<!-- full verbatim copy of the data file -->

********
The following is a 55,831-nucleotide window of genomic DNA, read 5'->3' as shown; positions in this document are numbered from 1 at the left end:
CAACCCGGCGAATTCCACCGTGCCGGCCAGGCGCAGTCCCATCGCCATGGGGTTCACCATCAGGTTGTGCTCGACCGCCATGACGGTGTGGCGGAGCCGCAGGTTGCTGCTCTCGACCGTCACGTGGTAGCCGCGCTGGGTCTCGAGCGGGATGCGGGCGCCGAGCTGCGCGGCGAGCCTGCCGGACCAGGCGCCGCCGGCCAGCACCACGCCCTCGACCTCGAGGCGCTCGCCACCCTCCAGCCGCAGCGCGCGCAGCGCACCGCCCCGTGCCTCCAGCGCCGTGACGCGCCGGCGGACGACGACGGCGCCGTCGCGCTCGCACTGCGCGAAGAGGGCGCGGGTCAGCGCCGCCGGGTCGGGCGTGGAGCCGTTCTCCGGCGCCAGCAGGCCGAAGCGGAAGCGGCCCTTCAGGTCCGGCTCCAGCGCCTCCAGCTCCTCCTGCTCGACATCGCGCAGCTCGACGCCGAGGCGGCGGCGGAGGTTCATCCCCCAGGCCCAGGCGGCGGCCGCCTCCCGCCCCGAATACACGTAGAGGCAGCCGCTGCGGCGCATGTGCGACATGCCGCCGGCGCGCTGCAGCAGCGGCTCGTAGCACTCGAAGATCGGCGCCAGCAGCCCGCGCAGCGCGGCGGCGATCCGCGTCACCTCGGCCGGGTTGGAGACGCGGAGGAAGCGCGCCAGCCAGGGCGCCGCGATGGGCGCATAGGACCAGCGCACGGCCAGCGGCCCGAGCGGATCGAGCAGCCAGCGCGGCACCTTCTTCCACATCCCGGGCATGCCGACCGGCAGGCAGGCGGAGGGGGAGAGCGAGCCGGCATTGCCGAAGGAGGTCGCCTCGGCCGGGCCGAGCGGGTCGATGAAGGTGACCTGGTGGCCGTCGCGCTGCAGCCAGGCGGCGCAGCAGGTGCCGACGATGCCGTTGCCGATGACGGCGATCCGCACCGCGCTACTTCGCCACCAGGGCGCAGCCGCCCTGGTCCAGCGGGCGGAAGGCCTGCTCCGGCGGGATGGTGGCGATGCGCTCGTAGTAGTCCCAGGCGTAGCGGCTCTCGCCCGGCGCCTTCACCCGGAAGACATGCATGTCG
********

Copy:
The following is a 55,831-nucleotide window of genomic DNA, read 5'->3' as shown; positions in this document are numbered from 1 at the left end:
CAACCCGGCGAATTCCACCGTGCCGGCCAGGCGCAGTCCCATCGCCATGGGGTTCACCATCAGGTTGTGCTCGACCGCCATGACGGTGTGGCGGAGCCGCAGGTTGCTGCTCTCGACCGTCACGTGGTAGCCGCGCTGGGTCTCGAGCGGGATGCGGGCGCCGAGCTGCGCGGCGAGCCTGCCGGACCAGGCGCCGCCGGCCAGCACCACGCCCTCGACCTCGAGGCGCTCGCCACCCTCCAGCCGCAGCGCGCGCAGCGCACCGCCCCGTGCCTCCAGCGCCGTGACGCGCCGGCGGACGACGACGGCGCCGTCGCGCTCGCACTGCGCGAAGAGGGCGCGGGTCAGCGCCGCCGGGTCGGGCGTGGAGCCGTTCTCCGGCGCCAGCAGGCCGAAGCGGAAGCGGCCCTTCAGGTCCGGCTCCAGCGCCTCCAGCTCCTCCTGCTCGACATCGCGCAGCTCGACGCCGAGGCGGCGGCGGAGGTTCATCCCCCAGGCCCAGGCGGCGGCCGCCTCCCGCCCCGAATACACGTAGAGGCAGCCGCTGCGGCGCATGTGCGACATGCCGCCGGCGCGCTGCAGCAGCGGCTCGTAGCACTCGAAGATCGGCGCCAGCAGCCCGCGCAGCGCGGCGGCGATCCGCGTCACCTCGGCCGGGTTGGAGACGCGGAGGAAGCGCGCCAGCCAGGGCGCCGCGATGGGCGCATAGGACCAGCGCACGGCCAGCGGCCCGAGCGGATCGAGCAGCCAGCGCGGCACCTTCTTCCACATCCCGGGCATGCCGACCGGCAGGCAGGCGGAGGGGGAGAGCGAGCCGGCATTGCCGAAGGAGGTCGCCTCGGCCGGGCCGAGCGGGTCGATGAAGGTGACCTGGTGGCCGTCGCGCTGCAGCCAGGCGGCGCAGCAGGTGCCGACGATGCCGTTGCCGATGACGGCGATCCGCACCGCGCTACTTCGCCACCAGGGCGCAGCCGCCCTGGTCCAGCGGGCGGAAGGCCTGCTCCGGCGGGATGGTGGCGATGCGCTCGTAGTAGTCCCAGGCGTAGCGGCTCTCGCCCGGCGCCTTCACCCGGAAGACATGCATGTCG